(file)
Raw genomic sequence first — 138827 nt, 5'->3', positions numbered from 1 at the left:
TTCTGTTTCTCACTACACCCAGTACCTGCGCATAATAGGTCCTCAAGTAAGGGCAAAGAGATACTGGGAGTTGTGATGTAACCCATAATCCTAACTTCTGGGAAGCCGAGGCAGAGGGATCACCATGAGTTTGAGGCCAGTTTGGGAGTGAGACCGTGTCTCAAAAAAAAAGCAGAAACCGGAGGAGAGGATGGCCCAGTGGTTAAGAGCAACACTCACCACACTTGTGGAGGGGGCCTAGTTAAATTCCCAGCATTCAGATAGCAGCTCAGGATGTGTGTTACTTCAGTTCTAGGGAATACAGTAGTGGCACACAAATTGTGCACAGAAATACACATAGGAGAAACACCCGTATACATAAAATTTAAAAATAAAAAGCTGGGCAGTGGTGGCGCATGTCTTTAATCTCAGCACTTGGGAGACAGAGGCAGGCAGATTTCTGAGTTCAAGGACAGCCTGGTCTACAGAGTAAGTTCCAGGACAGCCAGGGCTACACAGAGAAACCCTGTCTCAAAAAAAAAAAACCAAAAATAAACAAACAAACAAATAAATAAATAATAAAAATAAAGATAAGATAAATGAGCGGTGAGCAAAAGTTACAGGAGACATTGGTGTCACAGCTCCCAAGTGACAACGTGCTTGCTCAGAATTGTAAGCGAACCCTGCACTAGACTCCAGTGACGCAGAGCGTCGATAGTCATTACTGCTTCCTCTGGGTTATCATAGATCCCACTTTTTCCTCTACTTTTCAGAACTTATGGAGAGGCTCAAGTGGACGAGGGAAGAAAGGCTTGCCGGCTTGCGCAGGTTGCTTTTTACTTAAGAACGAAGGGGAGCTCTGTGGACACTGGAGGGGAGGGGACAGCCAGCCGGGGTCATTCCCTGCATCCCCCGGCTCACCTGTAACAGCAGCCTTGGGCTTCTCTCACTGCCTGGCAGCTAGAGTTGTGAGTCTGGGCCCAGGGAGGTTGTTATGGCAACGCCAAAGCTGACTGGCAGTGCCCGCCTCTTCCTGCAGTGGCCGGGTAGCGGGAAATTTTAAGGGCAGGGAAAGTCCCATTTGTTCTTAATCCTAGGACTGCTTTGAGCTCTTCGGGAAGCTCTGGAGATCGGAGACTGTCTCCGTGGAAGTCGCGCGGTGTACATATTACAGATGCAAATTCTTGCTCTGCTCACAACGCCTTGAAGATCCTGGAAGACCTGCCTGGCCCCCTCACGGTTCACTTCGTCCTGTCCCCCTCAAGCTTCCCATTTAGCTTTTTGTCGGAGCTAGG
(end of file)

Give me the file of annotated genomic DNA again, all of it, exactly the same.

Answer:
Raw genomic sequence first — 138827 nt, 5'->3', positions numbered from 1 at the left:
TTCTGTTTCTCACTACACCCAGTACCTGCGCATAATAGGTCCTCAAGTAAGGGCAAAGAGATACTGGGAGTTGTGATGTAACCCATAATCCTAACTTCTGGGAAGCCGAGGCAGAGGGATCACCATGAGTTTGAGGCCAGTTTGGGAGTGAGACCGTGTCTCAAAAAAAAAGCAGAAACCGGAGGAGAGGATGGCCCAGTGGTTAAGAGCAACACTCACCACACTTGTGGAGGGGGCCTAGTTAAATTCCCAGCATTCAGATAGCAGCTCAGGATGTGTGTTACTTCAGTTCTAGGGAATACAGTAGTGGCACACAAATTGTGCACAGAAATACACATAGGAGAAACACCCGTATACATAAAATTTAAAAATAAAAAGCTGGGCAGTGGTGGCGCATGTCTTTAATCTCAGCACTTGGGAGACAGAGGCAGGCAGATTTCTGAGTTCAAGGACAGCCTGGTCTACAGAGTAAGTTCCAGGACAGCCAGGGCTACACAGAGAAACCCTGTCTCAAAAAAAAAAAACCAAAAATAAACAAACAAACAAATAAATAAATAATAAAAATAAAGATAAGATAAATGAGCGGTGAGCAAAAGTTACAGGAGACATTGGTGTCACAGCTCCCAAGTGACAACGTGCTTGCTCAGAATTGTAAGCGAACCCTGCACTAGACTCCAGTGACGCAGAGCGTCGATAGTCATTACTGCTTCCTCTGGGTTATCATAGATCCCACTTTTTCCTCTACTTTTCAGAACTTATGGAGAGGCTCAAGTGGACGAGGGAAGAAAGGCTTGCCGGCTTGCGCAGGTTGCTTTTTACTTAAGAACGAAGGGGAGCTCTGTGGACACTGGAGGGGAGGGGACAGCCAGCCGGGGTCATTCCCTGCATCCCCCGGCTCACCTGTAACAGCAGCCTTGGGCTTCTCTCACTGCCTGGCAGCTAGAGTTGTGAGTCTGGGCCCAGGGAGGTTGTTATGGCAACGCCAAAGCTGACTGGCAGTGCCCGCCTCTTCCTGCAGTGGCCGGGTAGCGGGAAATTTTAAGGGCAGGGAAAGTCCCATTTGTTCTTAATCCTAGGACTGCTTTGAGCTCTTCGGGAAGCTCTGGAGATCGGAGACTGTCTCCGTGGAAGTCGCGCGGTGTACATATTACAGATGCAAATTCTTGCTCTGCTCACAACGCCTTGAAGATCCTGGAAGACCTGCCTGGCCCCCTCACGGTTCACTTCGTCCTGTCCCCCTCAAGCTTCCCATTTAGCTTTTTGTCGGAGCTAGG